Like most writing, it depends on whether you like to use food in your stories or whether your story needs it. If you’re trying to create a whole new world or show how different specific people are, however, food is a great way to do that. I mean, if you want your worldbuilding to feel realistic, the people need to eat, right?

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A Character by Any Other Name Wouldn’t Be an Excuse

It’s amazing what excuses people will come up with when they’re trying to avoid starting a story, but having trouble naming the character shouldn’t be one.

A student tried that one on me the other day. He said that he was supposed to write a story that was 2 pages long (the horror!). With a put-upon sigh, he explained how he spent 15 minutes trying to think of a name for the character.

To be honest, my first response was “Fifteen minutes? That’s it?”

Don’t worry – I held it in. I know that 2 pages and 15 minutes are both a lot bigger deals in middle school than they are as an adult. Especially compared to a writer’s perspective. I’ve spent more than 5 times that amount of time figuring out the names for a character. And not as an excuse not to write (which, truthfully, is what he was doing). Nope. I just love names. I love exploring different meanings and spellings. I could read name lists for hours.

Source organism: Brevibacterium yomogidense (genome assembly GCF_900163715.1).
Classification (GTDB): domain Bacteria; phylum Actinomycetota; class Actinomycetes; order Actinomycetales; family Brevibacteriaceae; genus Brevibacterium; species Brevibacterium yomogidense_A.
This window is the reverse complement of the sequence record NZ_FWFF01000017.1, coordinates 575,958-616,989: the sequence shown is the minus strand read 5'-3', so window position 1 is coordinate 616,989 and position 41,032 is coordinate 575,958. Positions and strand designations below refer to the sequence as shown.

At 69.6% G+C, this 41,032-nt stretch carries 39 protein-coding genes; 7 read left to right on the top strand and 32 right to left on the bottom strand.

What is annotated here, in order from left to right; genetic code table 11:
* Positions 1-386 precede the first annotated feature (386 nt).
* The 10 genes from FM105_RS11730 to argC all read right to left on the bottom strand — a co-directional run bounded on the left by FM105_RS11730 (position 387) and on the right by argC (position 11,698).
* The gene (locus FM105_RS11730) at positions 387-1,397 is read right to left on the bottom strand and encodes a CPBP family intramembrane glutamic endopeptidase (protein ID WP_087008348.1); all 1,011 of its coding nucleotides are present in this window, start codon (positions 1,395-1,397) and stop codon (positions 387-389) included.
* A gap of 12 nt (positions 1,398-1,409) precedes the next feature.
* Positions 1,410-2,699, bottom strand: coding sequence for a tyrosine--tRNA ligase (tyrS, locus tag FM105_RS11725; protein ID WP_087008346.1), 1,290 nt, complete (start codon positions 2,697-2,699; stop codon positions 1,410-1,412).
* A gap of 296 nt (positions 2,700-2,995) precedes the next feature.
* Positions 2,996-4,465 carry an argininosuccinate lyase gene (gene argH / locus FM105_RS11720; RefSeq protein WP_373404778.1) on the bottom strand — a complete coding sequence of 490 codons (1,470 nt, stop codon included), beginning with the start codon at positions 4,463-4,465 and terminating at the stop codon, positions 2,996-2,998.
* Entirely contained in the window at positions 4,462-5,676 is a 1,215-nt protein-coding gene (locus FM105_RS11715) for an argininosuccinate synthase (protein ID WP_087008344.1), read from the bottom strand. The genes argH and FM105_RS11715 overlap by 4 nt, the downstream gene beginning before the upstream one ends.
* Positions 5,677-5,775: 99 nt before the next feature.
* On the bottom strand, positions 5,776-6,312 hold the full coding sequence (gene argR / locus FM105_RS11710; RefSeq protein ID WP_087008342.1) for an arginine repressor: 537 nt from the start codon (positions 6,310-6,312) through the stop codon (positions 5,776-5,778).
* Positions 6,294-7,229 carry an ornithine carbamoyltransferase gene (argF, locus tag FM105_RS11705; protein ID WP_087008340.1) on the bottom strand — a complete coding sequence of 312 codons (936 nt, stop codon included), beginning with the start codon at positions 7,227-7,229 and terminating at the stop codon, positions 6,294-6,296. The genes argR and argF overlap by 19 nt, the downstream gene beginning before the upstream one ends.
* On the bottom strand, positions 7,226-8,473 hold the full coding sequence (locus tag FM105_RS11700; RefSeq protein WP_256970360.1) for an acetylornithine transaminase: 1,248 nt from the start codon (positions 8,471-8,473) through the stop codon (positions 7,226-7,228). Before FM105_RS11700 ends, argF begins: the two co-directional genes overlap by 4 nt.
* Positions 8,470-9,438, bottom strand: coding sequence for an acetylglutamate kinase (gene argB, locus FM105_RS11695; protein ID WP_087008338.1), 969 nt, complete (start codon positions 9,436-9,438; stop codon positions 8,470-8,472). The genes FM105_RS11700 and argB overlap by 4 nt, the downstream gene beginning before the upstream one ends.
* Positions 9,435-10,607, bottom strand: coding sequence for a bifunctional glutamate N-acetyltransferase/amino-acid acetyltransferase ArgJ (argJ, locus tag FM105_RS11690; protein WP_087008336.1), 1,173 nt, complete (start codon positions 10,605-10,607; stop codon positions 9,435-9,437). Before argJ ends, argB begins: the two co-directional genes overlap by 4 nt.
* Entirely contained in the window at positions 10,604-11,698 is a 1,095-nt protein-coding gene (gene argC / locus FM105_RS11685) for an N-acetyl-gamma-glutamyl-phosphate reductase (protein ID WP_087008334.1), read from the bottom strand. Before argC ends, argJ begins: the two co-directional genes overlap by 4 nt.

Unless I had writing to do.

As important as names are, saying you can’t write until you think of the perfect name is nothing but an excuse. If you’ve got a story in mind and aren’t in love with any of the names you’re finding, use a placeholder (really, people). Pick a name that’s ok. Make up a name with a unique spelling. Use XLRT. You don’t have to marry it – you can change it at any point. Heck, with the find/replace tool, you can change a character’s name throughout an entire story with a single click.

‘Course, you’re not gonna have a story to change if you don’t start writing.

If you’re wondering, that’s exactly what I told the student to do next time. Pick a name any name and start writing. You know what he said?

“I didn’t think of that!”

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Plotting & Progress Aren’t Mutually Exclusive

I tend to forget how much I like plotting. The adrenaline rush of figuring out the twists and turns, the superior feeling that comes from tying up loose ends, the thrill of realizing the perfect spot to sneak in a red herring: that’s all forgotten about 2 chapters in.